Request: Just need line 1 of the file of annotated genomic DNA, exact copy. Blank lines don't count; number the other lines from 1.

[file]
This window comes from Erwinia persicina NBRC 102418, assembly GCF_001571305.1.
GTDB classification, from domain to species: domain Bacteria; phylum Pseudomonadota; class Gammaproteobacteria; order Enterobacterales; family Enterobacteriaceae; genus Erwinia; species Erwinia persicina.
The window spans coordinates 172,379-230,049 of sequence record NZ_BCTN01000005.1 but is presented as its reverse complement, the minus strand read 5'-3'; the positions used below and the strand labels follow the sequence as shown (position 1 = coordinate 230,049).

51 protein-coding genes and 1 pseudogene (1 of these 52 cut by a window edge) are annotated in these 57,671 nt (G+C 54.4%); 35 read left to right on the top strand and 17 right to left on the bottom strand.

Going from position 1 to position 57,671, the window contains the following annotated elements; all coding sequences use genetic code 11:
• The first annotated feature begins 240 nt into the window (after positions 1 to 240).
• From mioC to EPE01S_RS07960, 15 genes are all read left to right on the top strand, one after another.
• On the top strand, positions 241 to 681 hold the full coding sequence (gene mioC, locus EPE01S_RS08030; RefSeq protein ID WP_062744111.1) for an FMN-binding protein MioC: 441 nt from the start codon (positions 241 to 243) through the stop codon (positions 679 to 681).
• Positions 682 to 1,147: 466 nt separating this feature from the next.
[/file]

This window comes from Erwinia persicina NBRC 102418, assembly GCF_001571305.1.